Last on the list of hits, but certainly not least, director Rajkumar Hirani’s PK helped closed out a wonderful Bollywood year. One of the last releases of 2014, PK serves as an entertaining, yet serious commentary on the role of organized religion in modern Indian society. Aamir Khan never disappoints, and PK is no exception to that rule. Anushka Sharma, Sanjay Dutt, and even Sushant Singh Rajput in his brief role all put forth memorable performances. It’s no surprise that this movie has become India’s most successful film to date, so if you haven’t already seen PK, then what are you waiting for?
Ali Zafar’s Aman and Yami Gautam’s Asha are a happily-in-love British couple who land in “total chaos” when Pakistani Aman tries to impress Indian Asha’s family so that they can get married. Sadly, this really is the only thing that the movie is about, and Total Siyapaa fails miserably in its attempt to make this chaos seem funny.
Just about all the jokes in this movie fell completely flat, and what was intended to be a comedy of errors just seemed like a giant error that wasted 108 minutes of everybody’s time. Both Ali Zafar’s and Yami Gautam’s performances fell short of the mark, and even the usually fabulous Kirron Kher just seemed loud and overbearing as Asha’s overly protective mom. Spare yourself and skip this one — there aren’t even any good songs on the soundtrack to make the movie more bearable.
Delhi yuppies Mohit Chadhdha (Ayushmann Khurrana) and Mayera Sehgal (Sonam Kapoor) are living life to its fullest together. Both of them are climbing corporate ladders and planning a future together much to the chagrin of Mayera’s dad, V.K. Sehgal (Rishi Kapoor). Things were complicated enough when Mohit was gainfully employed, but the real hitch in this otherwise perfect love story occurs when he loses his job. Will he be able to keep the love of his life despite his unemployed status? Or will Mayera’s overbearing father be the one who has the last laugh?
Bewakoofiyaan had a lot of potential, but honestly, the story was boring, the acting was subpar, and the soundtrack was dull. All in all, even as a fan of just about all things Bollywood rom-com-y, I was disappointed by this movie and wouldn’t recommend it. But maybe I’m biased because I’ve never been a fan of either Sonam Kapoor or Ayushmann Khurrana.
Think Ocean’s Eleven meets The Italian Job and you’ve got the basic plot preview for this Farah Khan action comedy flick that has plenty of masti, dishoom, and dhamaka. This movie seemed to be heavily “inspired” by certain Hollywood heist films, although Bollywood being Bollywood, there was a dance contest in place of high speed car chases and high intensity casino scenes.
Director Farah Khan kept her usual high standards for an all-star cast for Happy New Year with Shahrukh Khan, Deepika Padukone, Abhishek Bachchan, Sonu Sood, Boman Irani, and Jackie Shroff all in leading roles — but sadly, most other standards for this movie fell by the wayside. Other than Deepika’s hilarious performance as dance teacher Mohini, overacting seemed to be the name of the game, and at times the actors were just plain annoying. Even as a diehard SRK fan, I couldn’t handle SRK’s blonde streak and his unimpressive portrayal of heist mastermind Charlie. Between the big budget stars, special effects, and elaborate cinematography, it’s no wonder Happy New Year is one of the most expensive Bollywood movies ever made. The movie was entertaining enough, but it had the potential to be so much better — clearly, I need to start setting lower expectations.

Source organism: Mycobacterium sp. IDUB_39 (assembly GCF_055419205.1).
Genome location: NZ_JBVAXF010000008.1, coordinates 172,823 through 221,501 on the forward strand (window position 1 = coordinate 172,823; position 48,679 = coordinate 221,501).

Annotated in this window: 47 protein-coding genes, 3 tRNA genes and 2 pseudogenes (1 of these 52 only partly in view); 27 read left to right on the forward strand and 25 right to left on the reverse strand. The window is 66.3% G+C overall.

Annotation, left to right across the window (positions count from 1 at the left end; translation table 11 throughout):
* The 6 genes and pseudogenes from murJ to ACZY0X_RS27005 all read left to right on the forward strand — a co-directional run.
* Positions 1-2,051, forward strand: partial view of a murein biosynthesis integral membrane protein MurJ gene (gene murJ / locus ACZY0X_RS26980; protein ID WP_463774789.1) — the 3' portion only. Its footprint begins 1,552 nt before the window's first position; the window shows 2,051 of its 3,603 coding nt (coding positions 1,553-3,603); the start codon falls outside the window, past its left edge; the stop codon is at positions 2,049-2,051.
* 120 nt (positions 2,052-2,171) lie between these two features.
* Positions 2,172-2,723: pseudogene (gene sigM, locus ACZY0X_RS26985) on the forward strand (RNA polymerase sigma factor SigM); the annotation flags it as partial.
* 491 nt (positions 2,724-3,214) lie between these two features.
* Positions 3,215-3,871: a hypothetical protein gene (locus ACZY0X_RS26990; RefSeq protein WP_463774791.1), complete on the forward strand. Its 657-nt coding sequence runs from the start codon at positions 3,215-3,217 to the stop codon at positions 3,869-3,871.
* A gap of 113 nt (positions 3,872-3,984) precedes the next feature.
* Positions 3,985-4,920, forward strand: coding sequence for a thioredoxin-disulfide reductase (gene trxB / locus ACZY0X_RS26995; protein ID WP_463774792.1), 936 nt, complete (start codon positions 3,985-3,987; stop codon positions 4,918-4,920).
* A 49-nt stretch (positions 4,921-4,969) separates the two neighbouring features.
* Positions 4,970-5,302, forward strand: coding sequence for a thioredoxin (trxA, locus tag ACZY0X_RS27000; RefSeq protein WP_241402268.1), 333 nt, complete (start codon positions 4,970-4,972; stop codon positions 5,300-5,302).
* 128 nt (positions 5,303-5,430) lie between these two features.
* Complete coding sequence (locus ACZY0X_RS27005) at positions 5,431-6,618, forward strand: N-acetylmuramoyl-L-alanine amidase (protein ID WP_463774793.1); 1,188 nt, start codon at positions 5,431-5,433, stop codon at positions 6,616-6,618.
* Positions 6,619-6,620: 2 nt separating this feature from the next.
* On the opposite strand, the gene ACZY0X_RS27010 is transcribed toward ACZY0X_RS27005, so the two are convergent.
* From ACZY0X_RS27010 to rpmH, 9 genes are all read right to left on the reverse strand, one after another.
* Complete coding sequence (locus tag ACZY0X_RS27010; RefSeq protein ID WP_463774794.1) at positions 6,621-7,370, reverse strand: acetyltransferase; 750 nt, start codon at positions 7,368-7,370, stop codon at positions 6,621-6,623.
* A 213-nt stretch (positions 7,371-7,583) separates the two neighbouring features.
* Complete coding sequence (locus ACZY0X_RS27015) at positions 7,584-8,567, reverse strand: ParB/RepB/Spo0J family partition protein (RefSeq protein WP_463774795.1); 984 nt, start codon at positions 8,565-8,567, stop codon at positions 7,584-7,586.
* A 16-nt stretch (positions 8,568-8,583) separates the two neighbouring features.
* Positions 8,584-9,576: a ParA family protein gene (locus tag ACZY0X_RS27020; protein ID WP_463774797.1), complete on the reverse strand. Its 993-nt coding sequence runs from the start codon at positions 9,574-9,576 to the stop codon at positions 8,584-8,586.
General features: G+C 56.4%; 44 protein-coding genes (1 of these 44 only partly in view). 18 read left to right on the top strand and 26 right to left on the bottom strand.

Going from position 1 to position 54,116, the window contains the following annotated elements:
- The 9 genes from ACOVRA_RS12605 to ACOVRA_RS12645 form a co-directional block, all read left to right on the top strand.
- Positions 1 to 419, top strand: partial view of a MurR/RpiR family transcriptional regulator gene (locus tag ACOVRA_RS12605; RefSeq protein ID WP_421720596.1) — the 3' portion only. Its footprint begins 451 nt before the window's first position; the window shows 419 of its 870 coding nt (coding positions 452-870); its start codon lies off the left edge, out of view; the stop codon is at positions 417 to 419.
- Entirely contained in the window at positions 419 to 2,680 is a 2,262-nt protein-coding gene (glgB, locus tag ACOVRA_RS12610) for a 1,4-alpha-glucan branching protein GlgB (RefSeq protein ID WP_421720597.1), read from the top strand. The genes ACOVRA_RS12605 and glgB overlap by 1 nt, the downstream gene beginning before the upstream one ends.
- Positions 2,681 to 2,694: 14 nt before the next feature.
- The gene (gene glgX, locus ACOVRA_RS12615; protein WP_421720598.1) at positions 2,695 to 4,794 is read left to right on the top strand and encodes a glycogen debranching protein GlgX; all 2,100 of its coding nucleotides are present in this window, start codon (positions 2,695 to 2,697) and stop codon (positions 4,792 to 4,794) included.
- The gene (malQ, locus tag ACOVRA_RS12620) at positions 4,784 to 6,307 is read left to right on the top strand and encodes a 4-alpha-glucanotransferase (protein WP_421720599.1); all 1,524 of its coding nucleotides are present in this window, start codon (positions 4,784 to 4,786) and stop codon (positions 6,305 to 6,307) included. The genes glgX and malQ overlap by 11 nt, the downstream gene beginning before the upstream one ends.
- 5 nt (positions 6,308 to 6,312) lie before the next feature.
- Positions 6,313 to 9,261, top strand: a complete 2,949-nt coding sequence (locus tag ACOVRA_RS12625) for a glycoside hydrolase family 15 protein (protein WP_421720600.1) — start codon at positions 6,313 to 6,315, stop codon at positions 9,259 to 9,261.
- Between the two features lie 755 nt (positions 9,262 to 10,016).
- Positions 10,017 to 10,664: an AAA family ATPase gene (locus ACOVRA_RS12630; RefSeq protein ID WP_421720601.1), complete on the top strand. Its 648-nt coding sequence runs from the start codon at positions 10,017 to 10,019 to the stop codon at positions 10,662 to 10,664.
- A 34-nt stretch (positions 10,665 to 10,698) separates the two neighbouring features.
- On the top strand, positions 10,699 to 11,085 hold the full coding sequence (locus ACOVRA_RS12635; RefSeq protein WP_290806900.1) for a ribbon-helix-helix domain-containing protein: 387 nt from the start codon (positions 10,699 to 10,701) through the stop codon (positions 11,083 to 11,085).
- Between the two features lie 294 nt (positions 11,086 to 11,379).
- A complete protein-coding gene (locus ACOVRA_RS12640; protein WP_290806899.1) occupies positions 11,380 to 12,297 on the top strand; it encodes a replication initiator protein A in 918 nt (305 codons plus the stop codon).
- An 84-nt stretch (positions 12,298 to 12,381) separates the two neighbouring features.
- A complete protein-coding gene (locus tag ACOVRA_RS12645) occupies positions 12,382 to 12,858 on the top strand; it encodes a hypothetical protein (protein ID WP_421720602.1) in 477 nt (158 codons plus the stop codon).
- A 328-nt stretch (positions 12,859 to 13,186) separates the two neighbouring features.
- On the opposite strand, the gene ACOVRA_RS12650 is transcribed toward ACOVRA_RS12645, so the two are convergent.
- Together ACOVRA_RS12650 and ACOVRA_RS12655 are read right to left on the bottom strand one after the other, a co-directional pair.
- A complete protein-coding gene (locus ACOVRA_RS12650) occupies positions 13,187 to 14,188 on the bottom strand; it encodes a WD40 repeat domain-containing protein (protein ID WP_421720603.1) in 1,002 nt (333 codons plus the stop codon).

4. Happy Ending
Saif Ali Khan’s Yudi Jaitley, a one-hit-wonder-novelist, spends his time searching for inspiration for his next big novel, while also avoiding his on-again-off-again girlfriend Vishakha (Kalki Koechlin). As luck would have it, he finds himself falling for the new superstar writer in his publishing company, Aanchal Reddy (Ileana D’Cruz). And of course, despite being a romance novelist, Aanchal herself doesn’t believe in love. So what’s a guy to do?
Yet another movie with a lot of hype that ultimately fizzled out. Between the lackluster story and the unimpressive performances, I found myself bored through most of the movie. Even the story lines involving the supporting cast, Govinda and Ranvir Shorey, seemed randomly tacked on at the last minute and just interrupted the flow of the film. It’s hard to tell what the filmmakers were going for with Happy Ending, but just about the only saving graces were the track “Mileya Mileya” and Preity Zinta’s guest appearance. Spare yourself and don’t watch this movie.
Sid (Farhan Akhtar) and Trisha (Vidya Balan) seem to have the perfect marriage….until they have a baby and everything gets just a little more complicated. With two of my favorite actors in this film and a hilarious trailer, Shaadi Ke Side Effects seemed destined to be awesome. But yet again, this movie was a sore disappointment. The funniest scenes were in the trailer, and even stellar performances by both Farhan Akhtar and Vidya Balan couldn’t save this movie. Womp womp.
All in all, 2014 was a great year for Bollywood. Some other movies from this past year that deserve honorable mentions are 2 States, Khoobsurat, Humpty Sharma Ki Dulhania, and Finding Fanny. And although I haven’t seen it, based on everything I’ve heard, Bang Bang probably deserves a dishonorable mention. Is there a movie that you loved or hated that didn’t make this list? Let us know!
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Farah Naz Khan is an internal medicine resident at Emory University. After graduating from college in Boston, she returned to her Alabama hometown to attend medical school, and was reunited with the mix of Southern hospitality and South Asian culture that had shaped her childhood. Follow her on Twitter @farah287 or read some of her thoughts at farah287.blogspot.com.